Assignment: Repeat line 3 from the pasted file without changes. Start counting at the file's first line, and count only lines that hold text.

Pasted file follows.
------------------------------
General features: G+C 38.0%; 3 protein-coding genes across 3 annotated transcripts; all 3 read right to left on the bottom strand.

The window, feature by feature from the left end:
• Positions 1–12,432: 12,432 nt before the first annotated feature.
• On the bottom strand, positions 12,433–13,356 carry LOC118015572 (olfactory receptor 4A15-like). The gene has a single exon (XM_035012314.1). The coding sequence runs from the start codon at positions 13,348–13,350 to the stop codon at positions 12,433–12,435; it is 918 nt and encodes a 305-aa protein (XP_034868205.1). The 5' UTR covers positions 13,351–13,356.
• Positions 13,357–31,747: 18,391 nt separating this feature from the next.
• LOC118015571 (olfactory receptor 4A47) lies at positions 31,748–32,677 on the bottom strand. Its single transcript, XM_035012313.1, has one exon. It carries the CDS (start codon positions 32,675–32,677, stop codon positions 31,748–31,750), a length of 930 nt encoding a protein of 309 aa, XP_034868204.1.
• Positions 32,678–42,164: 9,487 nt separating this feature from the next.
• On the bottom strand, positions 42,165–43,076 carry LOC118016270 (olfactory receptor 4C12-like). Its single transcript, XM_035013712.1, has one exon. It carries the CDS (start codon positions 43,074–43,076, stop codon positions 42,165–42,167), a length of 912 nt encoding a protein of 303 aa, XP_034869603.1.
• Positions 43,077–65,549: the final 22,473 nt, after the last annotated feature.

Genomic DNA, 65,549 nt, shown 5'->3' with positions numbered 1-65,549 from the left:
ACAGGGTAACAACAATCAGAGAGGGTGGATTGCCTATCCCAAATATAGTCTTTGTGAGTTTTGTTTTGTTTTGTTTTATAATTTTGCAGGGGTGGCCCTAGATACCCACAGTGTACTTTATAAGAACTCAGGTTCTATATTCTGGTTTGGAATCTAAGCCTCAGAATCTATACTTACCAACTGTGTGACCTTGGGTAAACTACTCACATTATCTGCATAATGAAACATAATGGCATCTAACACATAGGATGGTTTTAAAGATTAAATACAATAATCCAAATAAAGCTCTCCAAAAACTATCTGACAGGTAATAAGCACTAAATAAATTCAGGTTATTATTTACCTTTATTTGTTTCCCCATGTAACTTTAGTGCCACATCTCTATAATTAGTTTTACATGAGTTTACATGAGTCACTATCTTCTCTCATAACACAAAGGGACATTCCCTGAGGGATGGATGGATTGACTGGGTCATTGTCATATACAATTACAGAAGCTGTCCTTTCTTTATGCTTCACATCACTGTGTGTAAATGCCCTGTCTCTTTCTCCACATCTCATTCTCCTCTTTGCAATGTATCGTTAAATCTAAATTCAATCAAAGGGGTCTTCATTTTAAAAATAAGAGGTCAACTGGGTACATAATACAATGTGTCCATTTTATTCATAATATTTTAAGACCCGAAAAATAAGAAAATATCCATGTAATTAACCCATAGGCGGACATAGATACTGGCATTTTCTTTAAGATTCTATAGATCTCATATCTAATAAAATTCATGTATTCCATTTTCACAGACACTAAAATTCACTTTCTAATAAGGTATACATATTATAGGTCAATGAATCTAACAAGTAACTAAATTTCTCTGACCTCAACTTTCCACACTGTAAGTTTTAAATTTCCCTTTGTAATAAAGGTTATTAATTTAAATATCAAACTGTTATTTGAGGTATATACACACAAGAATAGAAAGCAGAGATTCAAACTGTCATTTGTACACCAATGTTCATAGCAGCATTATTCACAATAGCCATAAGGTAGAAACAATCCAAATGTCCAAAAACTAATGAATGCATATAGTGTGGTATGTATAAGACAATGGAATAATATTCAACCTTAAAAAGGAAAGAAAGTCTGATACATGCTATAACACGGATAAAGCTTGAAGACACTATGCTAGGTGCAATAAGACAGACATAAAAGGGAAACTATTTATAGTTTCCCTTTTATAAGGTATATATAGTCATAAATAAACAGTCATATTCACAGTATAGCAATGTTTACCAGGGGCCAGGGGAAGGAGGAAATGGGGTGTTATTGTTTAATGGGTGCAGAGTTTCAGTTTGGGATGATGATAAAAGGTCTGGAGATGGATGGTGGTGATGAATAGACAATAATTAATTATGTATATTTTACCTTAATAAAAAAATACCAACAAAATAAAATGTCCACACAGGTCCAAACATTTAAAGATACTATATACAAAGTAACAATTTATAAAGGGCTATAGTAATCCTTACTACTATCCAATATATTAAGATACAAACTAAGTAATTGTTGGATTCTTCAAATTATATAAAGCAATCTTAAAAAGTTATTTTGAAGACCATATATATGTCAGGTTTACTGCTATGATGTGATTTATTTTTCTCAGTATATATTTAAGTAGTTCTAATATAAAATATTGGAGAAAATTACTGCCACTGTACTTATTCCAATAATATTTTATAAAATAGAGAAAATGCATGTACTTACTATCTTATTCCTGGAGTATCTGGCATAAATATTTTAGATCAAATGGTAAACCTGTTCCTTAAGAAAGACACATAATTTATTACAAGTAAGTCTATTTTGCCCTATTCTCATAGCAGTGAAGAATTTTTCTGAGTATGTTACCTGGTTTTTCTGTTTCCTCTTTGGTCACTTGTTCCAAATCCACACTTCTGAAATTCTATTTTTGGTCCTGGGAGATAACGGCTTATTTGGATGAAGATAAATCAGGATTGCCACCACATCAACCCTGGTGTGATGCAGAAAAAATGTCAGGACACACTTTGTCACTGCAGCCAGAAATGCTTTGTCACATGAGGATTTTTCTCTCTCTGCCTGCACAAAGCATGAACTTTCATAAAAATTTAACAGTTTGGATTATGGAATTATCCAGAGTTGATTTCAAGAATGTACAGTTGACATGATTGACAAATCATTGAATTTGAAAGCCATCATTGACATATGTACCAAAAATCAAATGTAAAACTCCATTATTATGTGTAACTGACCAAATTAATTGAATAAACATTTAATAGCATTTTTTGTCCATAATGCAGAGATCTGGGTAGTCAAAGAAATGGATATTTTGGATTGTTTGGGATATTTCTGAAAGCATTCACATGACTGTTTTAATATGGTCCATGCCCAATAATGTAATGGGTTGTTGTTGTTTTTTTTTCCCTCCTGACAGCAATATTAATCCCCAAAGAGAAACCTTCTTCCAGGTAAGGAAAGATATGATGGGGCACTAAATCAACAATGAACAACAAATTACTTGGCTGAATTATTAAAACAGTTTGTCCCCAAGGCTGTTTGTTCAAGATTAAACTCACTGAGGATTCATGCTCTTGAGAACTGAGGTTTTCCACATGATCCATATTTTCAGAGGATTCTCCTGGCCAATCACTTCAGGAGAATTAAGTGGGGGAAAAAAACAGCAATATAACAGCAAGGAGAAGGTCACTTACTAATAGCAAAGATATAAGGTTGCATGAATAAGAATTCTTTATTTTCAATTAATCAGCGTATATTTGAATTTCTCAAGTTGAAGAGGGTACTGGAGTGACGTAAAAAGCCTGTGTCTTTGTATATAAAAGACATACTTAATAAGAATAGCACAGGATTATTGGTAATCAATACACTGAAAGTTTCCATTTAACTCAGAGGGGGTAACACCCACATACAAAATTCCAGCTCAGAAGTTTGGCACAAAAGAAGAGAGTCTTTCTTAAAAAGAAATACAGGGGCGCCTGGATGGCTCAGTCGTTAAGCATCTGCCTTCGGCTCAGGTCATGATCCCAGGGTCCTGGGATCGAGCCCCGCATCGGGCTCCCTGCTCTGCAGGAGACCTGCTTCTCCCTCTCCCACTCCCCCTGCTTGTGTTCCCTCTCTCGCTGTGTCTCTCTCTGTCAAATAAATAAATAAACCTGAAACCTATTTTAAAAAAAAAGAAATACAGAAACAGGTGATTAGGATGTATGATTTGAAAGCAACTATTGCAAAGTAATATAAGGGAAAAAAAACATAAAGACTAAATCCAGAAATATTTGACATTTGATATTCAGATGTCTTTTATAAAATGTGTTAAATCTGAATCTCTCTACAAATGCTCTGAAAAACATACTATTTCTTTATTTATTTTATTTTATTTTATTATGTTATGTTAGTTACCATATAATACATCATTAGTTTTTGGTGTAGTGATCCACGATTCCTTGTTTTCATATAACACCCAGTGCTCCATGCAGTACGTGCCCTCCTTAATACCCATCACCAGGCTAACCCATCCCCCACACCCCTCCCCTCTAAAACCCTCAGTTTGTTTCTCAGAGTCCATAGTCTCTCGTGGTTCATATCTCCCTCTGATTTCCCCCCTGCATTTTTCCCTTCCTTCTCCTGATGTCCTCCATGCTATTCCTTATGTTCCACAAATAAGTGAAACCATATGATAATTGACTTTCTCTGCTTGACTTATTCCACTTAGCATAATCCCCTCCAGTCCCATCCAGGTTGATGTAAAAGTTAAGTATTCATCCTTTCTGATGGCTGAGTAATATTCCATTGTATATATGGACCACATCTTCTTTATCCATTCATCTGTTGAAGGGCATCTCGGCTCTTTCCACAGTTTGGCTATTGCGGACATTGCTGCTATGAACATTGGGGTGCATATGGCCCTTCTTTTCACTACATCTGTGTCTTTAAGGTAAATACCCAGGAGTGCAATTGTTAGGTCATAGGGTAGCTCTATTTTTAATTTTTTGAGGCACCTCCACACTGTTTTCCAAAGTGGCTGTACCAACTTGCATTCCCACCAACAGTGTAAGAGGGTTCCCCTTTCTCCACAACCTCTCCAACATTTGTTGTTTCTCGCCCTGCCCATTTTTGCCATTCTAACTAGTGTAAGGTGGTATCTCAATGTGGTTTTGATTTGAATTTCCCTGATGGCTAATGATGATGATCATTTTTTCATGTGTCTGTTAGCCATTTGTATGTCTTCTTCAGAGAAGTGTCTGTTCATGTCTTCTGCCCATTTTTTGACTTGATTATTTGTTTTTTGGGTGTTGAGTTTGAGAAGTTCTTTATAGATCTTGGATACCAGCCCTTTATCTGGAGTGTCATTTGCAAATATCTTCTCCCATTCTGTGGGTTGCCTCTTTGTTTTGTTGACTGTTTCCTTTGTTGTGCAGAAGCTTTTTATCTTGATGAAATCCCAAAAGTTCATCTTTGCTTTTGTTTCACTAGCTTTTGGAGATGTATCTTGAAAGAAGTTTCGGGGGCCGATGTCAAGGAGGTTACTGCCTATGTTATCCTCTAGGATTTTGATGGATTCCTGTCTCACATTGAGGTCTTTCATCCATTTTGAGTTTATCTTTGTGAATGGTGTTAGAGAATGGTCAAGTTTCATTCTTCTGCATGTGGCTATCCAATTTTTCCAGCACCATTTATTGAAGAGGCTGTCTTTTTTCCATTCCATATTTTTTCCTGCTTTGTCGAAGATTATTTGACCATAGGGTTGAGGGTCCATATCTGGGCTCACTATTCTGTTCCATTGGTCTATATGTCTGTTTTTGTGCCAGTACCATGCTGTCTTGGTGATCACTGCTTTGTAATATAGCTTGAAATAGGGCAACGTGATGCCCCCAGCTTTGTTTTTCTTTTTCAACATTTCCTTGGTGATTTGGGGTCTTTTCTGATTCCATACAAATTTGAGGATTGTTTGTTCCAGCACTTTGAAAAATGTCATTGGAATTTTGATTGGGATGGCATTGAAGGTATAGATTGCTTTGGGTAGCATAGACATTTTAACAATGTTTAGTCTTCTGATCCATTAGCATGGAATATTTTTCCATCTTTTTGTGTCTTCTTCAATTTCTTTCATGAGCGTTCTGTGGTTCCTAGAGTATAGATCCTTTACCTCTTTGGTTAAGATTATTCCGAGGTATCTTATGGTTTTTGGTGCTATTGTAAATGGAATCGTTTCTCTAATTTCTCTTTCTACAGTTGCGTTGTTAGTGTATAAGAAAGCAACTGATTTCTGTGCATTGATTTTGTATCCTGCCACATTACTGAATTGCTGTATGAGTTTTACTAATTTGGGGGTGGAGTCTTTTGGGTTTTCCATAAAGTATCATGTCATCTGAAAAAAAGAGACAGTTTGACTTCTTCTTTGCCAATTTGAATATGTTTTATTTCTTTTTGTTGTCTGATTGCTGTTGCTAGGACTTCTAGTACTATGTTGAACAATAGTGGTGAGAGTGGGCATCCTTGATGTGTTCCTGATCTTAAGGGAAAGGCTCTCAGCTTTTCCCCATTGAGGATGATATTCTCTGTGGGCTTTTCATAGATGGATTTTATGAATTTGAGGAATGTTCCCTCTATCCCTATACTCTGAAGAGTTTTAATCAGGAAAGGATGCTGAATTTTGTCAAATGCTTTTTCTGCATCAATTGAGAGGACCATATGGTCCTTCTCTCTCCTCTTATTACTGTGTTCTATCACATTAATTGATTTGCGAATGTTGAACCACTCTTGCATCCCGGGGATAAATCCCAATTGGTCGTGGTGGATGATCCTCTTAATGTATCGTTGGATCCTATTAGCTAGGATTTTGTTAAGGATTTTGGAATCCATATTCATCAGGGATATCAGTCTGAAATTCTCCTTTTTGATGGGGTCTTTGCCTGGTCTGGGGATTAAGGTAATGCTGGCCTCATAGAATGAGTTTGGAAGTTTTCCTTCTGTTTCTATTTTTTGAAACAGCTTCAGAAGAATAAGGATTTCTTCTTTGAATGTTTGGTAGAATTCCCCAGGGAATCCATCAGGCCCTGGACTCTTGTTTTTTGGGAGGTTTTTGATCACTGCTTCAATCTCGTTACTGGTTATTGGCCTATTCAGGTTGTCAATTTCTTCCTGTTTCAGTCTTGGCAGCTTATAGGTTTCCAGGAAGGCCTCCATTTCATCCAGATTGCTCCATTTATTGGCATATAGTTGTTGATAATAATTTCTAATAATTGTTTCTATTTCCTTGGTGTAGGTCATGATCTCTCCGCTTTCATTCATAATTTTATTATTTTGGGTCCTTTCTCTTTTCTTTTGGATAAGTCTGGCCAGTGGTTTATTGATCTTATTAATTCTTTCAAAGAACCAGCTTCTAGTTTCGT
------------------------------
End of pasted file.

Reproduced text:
• Positions 1–12,432: 12,432 nt before the first annotated feature.